Health care worker burnout

Jasmine Bernal, a nursing major, tries to take time for herself whenever possible to ensure that she doesn’t feel the effects of burnout. She finds relaxation in deep breathing, mindfulness, yoga, music and support and counsel from friends.

Photo Illustration by Arine Garin | The Ranger

Surge in hospitalized COVID patients weighs heavily on caregivers

By Jo Early

Online Editor

Nursing burnout continues to surge as hospitals become overwhelmed with COVID-19 delta variant patients. Hospitals and nursing homes across the country are reporting staffing shortages, and nurses are struggling to choose between taking extra shifts and taking time for themselves. 

“I currently work as a patient care tech at BSA, and we are seeing the signs of it everywhere,” Kayla Fuller, an Amarillo College nursing major, said. “With all staff, not just the nurses, there are staffing shortages all over the hospitals.”

AC nursing instructors are learning to adapt and prepare for the future. 

“Staffing shortages have decreased the amount of core staff available to precept the new graduates,” Verena Johnson, a professor in the nursing program, said. “What we found in the ICU is that the traveling nurses had a good knowledge base and liked to teach just as our core staff do.”

Jesse Neel graduated from AC with her associate degree in nursing in December 2018 and passed her boards January 2019 to become a registered nurse. She currently works in pediatrics. 

 “The issue with this is that many people have either left to work for travel companies or left the nursing field altogether, which means that facilities across the board are experiencing a major staffing shortage,” she said. “So many nurses are being required to work extra shifts or take on heavier, and potentially unsafe, assignments.”

Fuller said her class recently discussed how to spot burnout and ways to cope.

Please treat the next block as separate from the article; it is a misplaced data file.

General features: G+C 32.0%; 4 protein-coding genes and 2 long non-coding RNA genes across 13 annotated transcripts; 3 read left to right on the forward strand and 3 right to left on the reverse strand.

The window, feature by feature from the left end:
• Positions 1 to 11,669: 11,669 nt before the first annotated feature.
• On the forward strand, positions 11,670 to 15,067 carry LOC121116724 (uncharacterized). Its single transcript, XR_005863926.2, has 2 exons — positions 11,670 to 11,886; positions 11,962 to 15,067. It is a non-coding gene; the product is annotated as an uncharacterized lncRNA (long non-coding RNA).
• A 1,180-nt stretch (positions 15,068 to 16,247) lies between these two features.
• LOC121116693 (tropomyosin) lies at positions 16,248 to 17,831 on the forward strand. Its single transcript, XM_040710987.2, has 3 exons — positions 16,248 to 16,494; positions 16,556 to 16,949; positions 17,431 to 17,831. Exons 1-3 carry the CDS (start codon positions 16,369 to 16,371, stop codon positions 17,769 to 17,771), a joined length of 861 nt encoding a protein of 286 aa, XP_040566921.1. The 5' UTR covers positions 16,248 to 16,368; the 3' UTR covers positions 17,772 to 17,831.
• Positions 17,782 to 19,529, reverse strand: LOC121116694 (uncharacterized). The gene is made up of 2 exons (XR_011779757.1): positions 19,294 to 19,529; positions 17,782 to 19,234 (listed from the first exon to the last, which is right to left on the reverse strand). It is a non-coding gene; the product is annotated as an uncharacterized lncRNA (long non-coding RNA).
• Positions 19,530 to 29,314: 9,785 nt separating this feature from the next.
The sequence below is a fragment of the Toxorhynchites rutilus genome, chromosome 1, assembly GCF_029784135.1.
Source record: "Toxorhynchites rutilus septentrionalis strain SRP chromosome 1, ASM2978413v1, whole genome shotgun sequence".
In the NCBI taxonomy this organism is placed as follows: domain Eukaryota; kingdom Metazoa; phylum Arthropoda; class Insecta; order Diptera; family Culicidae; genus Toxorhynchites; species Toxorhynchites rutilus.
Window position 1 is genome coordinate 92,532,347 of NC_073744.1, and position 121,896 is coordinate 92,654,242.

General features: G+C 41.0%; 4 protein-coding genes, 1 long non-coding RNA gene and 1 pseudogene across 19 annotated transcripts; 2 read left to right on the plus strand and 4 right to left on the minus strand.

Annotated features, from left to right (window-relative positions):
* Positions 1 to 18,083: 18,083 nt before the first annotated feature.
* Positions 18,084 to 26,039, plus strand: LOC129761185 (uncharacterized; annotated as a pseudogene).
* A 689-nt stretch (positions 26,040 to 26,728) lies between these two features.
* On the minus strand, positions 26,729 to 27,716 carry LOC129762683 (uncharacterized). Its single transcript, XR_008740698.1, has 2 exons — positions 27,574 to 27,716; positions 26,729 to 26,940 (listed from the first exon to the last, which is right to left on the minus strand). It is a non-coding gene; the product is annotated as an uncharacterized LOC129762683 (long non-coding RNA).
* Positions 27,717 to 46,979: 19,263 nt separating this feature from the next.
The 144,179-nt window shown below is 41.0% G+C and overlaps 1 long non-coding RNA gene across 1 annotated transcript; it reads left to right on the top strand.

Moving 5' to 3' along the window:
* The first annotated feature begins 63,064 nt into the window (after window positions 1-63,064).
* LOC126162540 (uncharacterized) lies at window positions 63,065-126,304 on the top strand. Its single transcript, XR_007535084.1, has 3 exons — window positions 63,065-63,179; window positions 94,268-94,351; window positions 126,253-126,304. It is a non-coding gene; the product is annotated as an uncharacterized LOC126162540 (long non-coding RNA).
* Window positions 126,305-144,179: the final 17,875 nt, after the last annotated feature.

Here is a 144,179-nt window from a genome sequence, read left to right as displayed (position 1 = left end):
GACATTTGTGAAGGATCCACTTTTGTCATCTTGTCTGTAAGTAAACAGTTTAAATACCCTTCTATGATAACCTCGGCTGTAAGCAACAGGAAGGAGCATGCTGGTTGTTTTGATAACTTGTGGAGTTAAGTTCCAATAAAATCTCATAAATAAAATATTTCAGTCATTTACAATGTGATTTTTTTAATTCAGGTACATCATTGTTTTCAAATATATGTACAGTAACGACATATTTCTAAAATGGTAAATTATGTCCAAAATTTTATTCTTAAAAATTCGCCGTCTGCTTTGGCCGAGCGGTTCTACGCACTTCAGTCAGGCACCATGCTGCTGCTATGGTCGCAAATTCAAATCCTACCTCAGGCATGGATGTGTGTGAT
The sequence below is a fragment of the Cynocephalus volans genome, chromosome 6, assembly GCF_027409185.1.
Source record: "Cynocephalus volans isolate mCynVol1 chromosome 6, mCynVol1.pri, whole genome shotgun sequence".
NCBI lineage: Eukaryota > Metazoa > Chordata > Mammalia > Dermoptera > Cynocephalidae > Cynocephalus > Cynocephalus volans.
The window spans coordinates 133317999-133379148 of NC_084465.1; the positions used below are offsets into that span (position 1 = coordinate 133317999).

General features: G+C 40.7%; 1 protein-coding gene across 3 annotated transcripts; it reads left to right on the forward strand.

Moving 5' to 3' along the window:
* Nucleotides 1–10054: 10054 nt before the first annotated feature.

“I encourage those who maybe struggling with stress and burnout to find what’s right for them,” she said. “Take the time to find even just one thing every day that brings you joy. Whether you’re a student, a parent, a teacher or a nurse. Burnout is not just for health care, so remember to take care of yourself, because you are so very important too.” 

Fuller said she is more motivated than ever to continue her education and begin working as a nurse.

“I think it is even more important now that we finish what we started and join the field,” she said. “One of the biggest things we are taught in school is how to be a patient advocate. The first strain did not affect children in the same ways as this new delta variant has. I feel like we owe it them to advocate for their safety.”

Neel encouraged students with passion for caring to keep going. 

“There will be days that you will be exhausted, you’ll go home and cry because of the patient you couldn’t do anything for, you’ll feel like you should have done more, and some days you won’t feel like you’re enough and you’ll question why you chose health care,” she said. “But when you do have those patients who pull through and you know that you helped them get there it makes all of the blood, sweat and tears you’ve poured into this job worth it.”

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